Since you’ve chosen to live with a carnivorous companion, be clear about your pet’s dietary requirements.
While a vegetarian diet is something you might consider for yourself, making the same choice for a dog or cat can lead to potentially dangerous consequences. It’s neither natural nor optimally healthy. Here are a few reasons why…
The anatomies of a dog and cat are different. Humans are omnivores, and everything about us – our teeth, digestive tract; even our saliva is designed to help us break down plant matter. While we have adapted to eating other kinds of food like meat and fats, our pets have not. Dogs and cats are carnivores. Their digestive systems are designed to consume meats and fats – not soy, rice or peas or food containing large amounts of vegetables.
Protein is essential for healthy organs and skin. Protein consists of many amino acids that each have a specific job and work together to maintain and repair the body.
What’s interesting is that vegetarian diets for pets are often very similar to vegetarian diets recommended for people – they’re high in grains and vegetables and often include soy products.
Promoters of vegetarian diets argue that by combining certain vegetables and grains you can cover most of the essential amino acids a human needs. However, pets do not need high amounts of carbohydrates in their diet.
Furthermore, the digestibility of proteins and carbohydrates found in vegetables is different for humans and pets. Dogs and cats cannot digest plant proteins well and this may lead to gastric upset and large piles of smelly stool. Furthermore, high carbhydrate diets are very fattening and increase the risk of pet obesity!
Tests have shown some dogs fed purely vegetarian diets are low in taurine. Taurine is important in the diet of both dogs and cats to prevent cardiomyopathy and in a cat’s diet to prevent the deterioration of eyesight.
Soy is not a complete protein and is a common allergen for pets. Replacing animal protein with organic soy protein may work well in a human diet but it is definitely not recommended for your pet.
Plants are a rich source of minerals for humans and are beneficial for dogs in the appropriate amounts. However, they are incomplete sources of minerals for our pets. For example, vegetables can be good sources of phosphorus, potassium and magnesium but are poor sources for sodium and calcium – both essential to your pet’s health.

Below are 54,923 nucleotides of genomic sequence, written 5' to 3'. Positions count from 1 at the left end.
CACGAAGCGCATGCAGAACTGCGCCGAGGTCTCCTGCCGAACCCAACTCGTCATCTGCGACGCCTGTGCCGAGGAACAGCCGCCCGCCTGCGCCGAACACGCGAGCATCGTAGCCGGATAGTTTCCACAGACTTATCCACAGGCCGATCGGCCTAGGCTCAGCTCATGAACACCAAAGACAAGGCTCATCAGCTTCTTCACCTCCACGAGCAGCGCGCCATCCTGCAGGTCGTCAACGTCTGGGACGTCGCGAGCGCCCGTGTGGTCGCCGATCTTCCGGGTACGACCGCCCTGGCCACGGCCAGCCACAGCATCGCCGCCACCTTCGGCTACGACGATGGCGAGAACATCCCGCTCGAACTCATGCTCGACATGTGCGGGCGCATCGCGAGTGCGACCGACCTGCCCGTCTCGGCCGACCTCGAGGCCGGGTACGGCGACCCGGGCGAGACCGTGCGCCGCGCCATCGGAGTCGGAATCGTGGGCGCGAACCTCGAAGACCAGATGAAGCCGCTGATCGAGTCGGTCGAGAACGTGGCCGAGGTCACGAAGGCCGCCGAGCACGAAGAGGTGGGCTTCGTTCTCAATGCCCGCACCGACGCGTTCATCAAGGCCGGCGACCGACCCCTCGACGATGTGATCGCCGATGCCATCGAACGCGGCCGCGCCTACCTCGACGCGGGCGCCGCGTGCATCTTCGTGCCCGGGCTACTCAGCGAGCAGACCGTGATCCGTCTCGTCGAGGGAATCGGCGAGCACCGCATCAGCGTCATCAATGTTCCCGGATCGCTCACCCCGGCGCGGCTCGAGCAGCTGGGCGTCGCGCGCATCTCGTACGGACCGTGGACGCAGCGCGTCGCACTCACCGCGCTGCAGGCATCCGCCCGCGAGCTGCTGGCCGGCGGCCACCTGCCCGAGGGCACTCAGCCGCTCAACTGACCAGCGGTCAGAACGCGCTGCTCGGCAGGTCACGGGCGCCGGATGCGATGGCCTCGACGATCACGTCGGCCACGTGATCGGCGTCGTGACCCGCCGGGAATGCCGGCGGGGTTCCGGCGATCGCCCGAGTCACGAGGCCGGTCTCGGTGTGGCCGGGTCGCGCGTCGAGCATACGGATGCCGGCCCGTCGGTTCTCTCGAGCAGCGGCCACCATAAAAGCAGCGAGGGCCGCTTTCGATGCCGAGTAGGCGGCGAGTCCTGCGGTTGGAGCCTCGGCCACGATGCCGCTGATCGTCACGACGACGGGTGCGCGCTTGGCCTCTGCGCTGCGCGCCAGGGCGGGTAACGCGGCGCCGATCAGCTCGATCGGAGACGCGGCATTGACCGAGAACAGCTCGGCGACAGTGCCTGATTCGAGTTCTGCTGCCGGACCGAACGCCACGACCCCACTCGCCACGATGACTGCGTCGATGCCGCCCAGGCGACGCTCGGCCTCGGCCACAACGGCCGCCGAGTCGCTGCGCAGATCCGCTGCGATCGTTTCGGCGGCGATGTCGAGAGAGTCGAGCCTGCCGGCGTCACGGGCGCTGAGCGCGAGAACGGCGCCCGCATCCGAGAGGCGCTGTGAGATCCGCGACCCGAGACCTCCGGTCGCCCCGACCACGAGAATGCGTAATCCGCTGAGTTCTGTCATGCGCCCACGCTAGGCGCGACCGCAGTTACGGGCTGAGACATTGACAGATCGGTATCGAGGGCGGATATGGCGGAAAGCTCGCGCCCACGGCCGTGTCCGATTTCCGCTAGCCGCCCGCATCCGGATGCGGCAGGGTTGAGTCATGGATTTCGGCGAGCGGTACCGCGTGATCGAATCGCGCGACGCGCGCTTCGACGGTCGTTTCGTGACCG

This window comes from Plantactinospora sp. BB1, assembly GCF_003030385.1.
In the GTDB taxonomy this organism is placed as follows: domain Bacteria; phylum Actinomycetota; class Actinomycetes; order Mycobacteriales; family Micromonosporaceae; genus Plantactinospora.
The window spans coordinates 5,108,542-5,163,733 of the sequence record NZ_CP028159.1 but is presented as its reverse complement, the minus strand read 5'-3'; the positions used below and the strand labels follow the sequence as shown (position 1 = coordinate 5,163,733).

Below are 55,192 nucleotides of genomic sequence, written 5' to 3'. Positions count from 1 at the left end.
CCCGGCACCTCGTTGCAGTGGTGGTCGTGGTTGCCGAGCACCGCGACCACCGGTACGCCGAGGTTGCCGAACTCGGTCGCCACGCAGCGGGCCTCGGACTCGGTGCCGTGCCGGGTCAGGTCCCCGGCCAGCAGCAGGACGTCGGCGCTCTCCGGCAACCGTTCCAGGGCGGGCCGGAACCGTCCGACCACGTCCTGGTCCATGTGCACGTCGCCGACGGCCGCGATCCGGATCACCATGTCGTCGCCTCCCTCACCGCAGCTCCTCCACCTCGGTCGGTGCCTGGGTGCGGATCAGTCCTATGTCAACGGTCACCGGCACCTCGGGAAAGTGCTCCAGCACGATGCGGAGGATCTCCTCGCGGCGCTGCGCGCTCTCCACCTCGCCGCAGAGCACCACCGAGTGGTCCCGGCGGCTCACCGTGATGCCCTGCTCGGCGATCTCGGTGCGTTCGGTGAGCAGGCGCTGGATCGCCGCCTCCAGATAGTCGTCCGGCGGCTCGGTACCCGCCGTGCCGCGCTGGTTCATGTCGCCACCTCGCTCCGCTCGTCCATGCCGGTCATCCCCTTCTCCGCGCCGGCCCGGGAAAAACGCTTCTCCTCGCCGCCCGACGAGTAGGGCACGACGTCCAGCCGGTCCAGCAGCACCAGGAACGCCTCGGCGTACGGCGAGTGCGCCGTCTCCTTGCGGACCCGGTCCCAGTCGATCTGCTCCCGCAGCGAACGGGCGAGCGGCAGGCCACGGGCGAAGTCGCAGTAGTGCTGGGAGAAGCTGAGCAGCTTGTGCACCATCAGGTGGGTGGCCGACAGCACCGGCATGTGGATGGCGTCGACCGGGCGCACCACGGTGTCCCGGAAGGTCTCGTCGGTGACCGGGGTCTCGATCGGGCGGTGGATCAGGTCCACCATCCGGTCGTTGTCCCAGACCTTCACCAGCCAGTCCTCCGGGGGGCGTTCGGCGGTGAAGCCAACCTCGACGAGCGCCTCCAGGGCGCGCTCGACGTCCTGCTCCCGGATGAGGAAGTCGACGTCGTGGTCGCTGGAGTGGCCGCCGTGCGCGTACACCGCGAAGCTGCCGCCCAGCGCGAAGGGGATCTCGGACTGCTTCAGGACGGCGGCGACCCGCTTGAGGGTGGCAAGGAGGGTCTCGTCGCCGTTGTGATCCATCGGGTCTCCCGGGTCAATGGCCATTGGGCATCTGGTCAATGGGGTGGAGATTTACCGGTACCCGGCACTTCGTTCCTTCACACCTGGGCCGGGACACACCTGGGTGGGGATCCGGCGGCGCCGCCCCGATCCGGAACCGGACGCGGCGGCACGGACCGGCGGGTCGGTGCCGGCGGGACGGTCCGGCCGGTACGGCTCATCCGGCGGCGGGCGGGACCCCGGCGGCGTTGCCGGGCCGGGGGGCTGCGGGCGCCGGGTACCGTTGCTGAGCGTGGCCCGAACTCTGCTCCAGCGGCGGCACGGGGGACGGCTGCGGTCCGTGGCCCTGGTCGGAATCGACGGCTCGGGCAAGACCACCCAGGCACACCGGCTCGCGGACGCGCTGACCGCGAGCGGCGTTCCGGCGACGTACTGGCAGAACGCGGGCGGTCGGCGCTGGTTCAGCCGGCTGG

Vegetarian diets usually consist of ingredients that are high in phytates, i.e. corn, oats, potatoes, rice, peas, lentils, and chickpeas. Phytates bind with minerals and prevent their absorption which can lead to deficiencies.
Interestingly, the pet food industry has been aware of the action of phytates since the early 1980’s but rather than reduce the high amounts of grains and starches in conventional pet food much of it chooses to merely add more calcium, zinc, iron and magnesium.
If you’re interested in adding more of these minerals to a homemade vegetarian diet, it can be difficult to determine a healthy balance. In some cases using too much, or the wrong combinations can be as harmful as a deficiency.
Vitamins are essential for human and pet health. However, the bioavailability of vitamins differs from a plant versus an animal source. If you are preparing a vegetarian or vegan diet, your pet is probably not getting enough vitamins. Here are some examples
Feed Your Pet What Nature Intended
We advocate feeding a species-appropriate diet that is largely dependent on fresh, good quality meats. Rest assured Furchild is mindful and deliberate in sourcing high-quality ingredients.
Our meats come from farmers and ranchers that are recognized for their superior, human-grade quality ingredients and their highest level of food handling safety. All of our meats are free of hormones and antibiotics, free-range, cage-free, farm or ranch raised, grass-fed, and Halal. Our oils, fruits and vegetables are organic certified so you can be assured of the highest quality.
Nutritional Adequcacy of Vegetarian Diets. www.burns-pet-nutrition.co.uk.